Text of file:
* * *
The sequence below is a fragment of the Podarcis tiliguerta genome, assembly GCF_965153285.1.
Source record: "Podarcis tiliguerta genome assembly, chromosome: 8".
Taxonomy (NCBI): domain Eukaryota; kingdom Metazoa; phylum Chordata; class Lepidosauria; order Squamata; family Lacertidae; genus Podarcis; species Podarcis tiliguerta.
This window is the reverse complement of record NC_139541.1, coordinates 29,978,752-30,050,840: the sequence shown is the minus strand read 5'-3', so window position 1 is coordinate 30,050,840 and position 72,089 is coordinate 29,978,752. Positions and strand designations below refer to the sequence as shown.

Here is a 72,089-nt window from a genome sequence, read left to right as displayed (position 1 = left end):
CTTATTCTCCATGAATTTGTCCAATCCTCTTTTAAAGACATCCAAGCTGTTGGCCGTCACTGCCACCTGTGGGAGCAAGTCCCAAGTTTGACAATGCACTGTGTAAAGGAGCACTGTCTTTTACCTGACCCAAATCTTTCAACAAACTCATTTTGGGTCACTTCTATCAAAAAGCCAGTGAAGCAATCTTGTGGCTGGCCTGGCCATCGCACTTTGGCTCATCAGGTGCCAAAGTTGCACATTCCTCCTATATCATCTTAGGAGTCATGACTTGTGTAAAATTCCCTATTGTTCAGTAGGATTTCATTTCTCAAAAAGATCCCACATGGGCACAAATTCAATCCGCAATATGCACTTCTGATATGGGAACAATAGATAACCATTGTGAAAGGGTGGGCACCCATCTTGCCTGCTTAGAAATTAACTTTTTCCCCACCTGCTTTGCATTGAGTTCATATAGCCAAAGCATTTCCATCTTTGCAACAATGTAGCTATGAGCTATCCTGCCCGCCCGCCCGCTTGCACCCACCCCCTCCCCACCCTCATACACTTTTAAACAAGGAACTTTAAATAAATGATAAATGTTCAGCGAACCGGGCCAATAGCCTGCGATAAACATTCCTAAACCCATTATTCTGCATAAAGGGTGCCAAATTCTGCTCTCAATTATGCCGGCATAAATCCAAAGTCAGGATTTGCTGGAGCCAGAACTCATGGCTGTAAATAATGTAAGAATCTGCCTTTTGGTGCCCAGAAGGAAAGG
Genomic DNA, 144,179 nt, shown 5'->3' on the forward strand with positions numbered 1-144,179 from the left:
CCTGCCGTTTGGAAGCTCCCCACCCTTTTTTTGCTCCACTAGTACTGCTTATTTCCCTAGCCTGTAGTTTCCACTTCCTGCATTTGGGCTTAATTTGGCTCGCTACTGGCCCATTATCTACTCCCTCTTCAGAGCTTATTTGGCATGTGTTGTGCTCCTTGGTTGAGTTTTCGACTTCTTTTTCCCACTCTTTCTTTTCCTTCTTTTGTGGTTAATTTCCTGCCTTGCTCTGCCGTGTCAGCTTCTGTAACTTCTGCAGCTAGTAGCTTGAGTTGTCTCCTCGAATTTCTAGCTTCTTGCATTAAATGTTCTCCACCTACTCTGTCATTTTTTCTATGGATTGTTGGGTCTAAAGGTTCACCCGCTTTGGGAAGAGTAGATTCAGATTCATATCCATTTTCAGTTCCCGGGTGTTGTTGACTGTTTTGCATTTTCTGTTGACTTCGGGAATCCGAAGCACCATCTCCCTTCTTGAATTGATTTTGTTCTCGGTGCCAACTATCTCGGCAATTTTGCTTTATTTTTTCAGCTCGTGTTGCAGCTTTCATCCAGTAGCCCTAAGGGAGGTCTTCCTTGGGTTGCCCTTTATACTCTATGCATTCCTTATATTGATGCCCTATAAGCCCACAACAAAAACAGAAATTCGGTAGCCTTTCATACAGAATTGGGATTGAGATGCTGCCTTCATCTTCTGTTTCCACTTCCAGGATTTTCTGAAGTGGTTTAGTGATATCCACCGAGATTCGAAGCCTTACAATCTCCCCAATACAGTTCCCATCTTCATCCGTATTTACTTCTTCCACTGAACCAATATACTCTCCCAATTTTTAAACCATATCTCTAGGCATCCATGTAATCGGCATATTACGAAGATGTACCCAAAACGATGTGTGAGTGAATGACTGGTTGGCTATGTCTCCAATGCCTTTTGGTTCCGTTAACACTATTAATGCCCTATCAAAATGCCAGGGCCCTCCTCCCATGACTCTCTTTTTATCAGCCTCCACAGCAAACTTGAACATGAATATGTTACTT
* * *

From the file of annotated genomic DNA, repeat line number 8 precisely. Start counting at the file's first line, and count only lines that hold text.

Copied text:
CCTGCCGTTTGGAAGCTCCCCACCCTTTTTTTGCTCCACTAGTACTGCTTATTTCCCTAGCCTGTAGTTTCCACTTCCTGCATTTGGGCTTAATTTGGCTCGCTACTGGCCCATTATCTACTCCCTCTTCAGAGCTTATTTGGCATGTGTTGTGCTCCTTGGTTGAGTTTTCGACTTCTTTTTCCCACTCTTTCTTTTCCTTCTTTTGTGGTTAATTTCCTGCCTTGCTCTGCCGTGTCAGCTTCTGTAACTTCTGCAGCTAGTAGCTTGAGTTGTCTCCTCGAATTTCTAGCTTCTTGCATTAAATGTTCTCCACCTACTCTGTCATTTTTTCTATGGATTGTTGGGTCTAAAGGTTCACCCGCTTTGGGAAGAGTAGATTCAGATTCATATCCATTTTCAGTTCCCGGGTGTTGTTGACTGTTTTGCATTTTCTGTTGACTTCGGGAATCCGAAGCACCATCTCCCTTCTTGAATTGATTTTGTTCTCGGTGCCAACTATCTCGGCAATTTTGCTTTATTTTTTCAGCTCGTGTTGCAGCTTTCATCCAGTAGCCCTAAGGGAGGTCTTCCTTGGGTTGCCCTTTATACTCTATGCATTCCTTATATTGATGCCCTATAAGCCCACAACAAAAACAGAAATTCGGTAGCCTTTCATACAGAATTGGGATTGAGATGCTGCCTTCATCTTCTGTTTCCACTTCCAGGATTTTCTGAAGTGGTTTAGTGATATCCACCGAGATTCGAAGCCTTACAATCTCCCCAATACAGTTCCCATCTTCATCCGTATTTACTTCTTCCACTGAACCAATATACTCTCCCAATTTTTAAACCATATCTCTAGGCATCCATGTAATCGGCATATTACGAAGATGTACCCAAAACGATGTGTGAGTGAATGACTGGTTGGCTATGTCTCCAATGCCTTTTGGTTCCGTTAACACTATTAATGCCCTATCAAAATGCCAGGGCCCTCCTCCCATGACTCTCTTTTTATCAGCCTCCACAGCAAACTTGAACATGAATATGTTACTT